For example, sometimes they would tape a few coins to their outgoing envelope where the stamp was supposed to be and then leave it in their mailbox and expect me to replace the coins with a stamp. That’s still funny when I think about. I repaid these people by “accidentally” delivering their mortgage bill to their neighbor’s mailbox.
My favorite customers were the ones that would stand by their mailboxes and try to get me to hand their mail to them instead of placing it in their box. It was against postal regulations at the time to put the mail anywhere but in the mailbox. You should have seen how bad this pissed people off. They would call and complain to my supervisor who always took my side because she knew I was following regulations. I would repay these people by delivering their electric bill to a house three streets away from theirs.
Some people would try to be nice and leave me a piece of fruitcake in their mailbox wrapped in tin foil. This always happened around Christmas when, like I said before, I was already in a foul mood from delivering red and green envelopes. But the rum in the fruitcake did tend to take the edge off of carrying the mail.
I also loved the customers that used the flag on their mailbox as a way to signal whether or not the mail had been delivered. They would leave the flag up when they came out to get their mail knowing that I would put it down the next day when I arrived with that day’s mail. All they had to do was look out of their window and if the flag was still up they knew the mail had not been delivered. Once I caught on I stopped putting their flag down. You’d be surprised at how many of these people called my station to complain. I rewarded them by delivering their credit card statement to their neighbor’s mailbox.
By far the angriest people were the ones that left their trash cans in front of their mailbox, thus blocking my access. I was not required to get out of my vehicle and if I couldn’t reach a mailbox because it was blocked by trash cans, or a parked car, then per regulations I was allowed to just pass right on by and take that box’s mail back to the station. Man did this piss people off, especially if they saw me drive by without stopping. And you guessed it, they would call and complain and I would reward them by delivering their cable bill to a house with the same street number but in the neighborhood next to theirs.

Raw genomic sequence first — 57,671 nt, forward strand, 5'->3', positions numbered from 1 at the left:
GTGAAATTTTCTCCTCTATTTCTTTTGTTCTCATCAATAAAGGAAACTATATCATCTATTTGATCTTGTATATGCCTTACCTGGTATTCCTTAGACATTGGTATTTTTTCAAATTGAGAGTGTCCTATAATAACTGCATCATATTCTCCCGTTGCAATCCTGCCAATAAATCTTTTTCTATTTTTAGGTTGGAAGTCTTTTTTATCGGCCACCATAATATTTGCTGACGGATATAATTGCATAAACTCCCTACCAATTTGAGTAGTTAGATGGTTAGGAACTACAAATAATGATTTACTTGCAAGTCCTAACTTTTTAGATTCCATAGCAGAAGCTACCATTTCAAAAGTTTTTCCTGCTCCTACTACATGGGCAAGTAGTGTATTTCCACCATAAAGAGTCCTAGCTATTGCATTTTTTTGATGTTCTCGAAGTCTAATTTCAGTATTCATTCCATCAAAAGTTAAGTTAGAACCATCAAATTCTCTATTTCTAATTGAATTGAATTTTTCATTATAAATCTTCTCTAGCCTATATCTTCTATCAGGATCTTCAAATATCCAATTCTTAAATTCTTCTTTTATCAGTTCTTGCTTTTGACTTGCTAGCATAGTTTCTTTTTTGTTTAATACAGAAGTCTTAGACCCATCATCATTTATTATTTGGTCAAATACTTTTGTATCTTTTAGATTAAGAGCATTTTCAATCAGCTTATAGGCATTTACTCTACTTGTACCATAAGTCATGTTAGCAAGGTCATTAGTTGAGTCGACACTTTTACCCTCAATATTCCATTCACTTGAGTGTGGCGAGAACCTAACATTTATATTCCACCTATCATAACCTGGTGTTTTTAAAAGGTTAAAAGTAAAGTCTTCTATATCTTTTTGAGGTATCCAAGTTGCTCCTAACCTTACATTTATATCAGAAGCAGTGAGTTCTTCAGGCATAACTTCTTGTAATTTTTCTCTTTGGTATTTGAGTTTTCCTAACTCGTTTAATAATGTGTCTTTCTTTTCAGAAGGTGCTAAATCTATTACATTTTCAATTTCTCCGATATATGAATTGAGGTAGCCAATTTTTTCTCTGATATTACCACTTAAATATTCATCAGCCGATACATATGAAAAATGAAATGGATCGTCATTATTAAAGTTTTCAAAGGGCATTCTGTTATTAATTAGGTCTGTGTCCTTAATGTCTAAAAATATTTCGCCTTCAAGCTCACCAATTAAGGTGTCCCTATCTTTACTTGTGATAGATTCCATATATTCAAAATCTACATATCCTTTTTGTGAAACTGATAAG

Sometimes I was able to have a laugh or two while out on my route. It was the only way I could hold onto my sanity. I was a rural mail carrier so I didn’t get an official postal Jeep with a steering wheel on the right-hand side. As rural mail carriers we had to use our own vehicles and those vehicles had to have automatic transmissions. I would sit in the passenger’s seat with a lap full of mail and steer with my left arm while using my left leg to press the gas and the brake pedals. All rural carriers did this unless they bought their own surplus mail Jeep. Often I would sit at stoplights and watch how people reacted when they saw that the driver’s seat of my small pickup truck was empty. I didn’t have any signs on my truck that said U.S. Postal Service so they didn’t know I was delivering the mail. I’d sit there acting like I was having a conversation with a person sitting in the driver’s seat that only I could see. Then I’d tap the gas and move the truck forward a foot or two and continue on with my conversation with this imaginary person while waiting for the light to turn green. Sometimes I would point my finger at the invisible driver and then get animated like I was arguing with them. People in the cars around me would go bananas thinking that I was in a driverless truck having a conversation with a ghost. Then the light would turn green and I would drive off. The looks on their faces were priceless.
It took me about a year before I figured out that life was too short to spend it hating every single minute of every single day. That’s the life of a mail carrier. At least it was back in the 1980’s when the mail volume was very heavy and there was no such thing as email. The proverbial straw that broke the camel’s back was when the porn magazines suddenly started coming in plastic envelopes. Gone were the brown paper wrappers, and with them the only perk that made carrying the mail even remotely tolerable.
Once I couldn’t get a free peek at the latest issue of Swank magazine, I knew it was time to turn in my notice and move on. On the day I quit, my supervisor congratulated me and told me she was happy that I was escaping while I still could. She said it was too late for her, but that she had never understood why a young guy like me wanted to carry the mail.
She knew, just as I did, that the road to Hell is lined with mailboxes.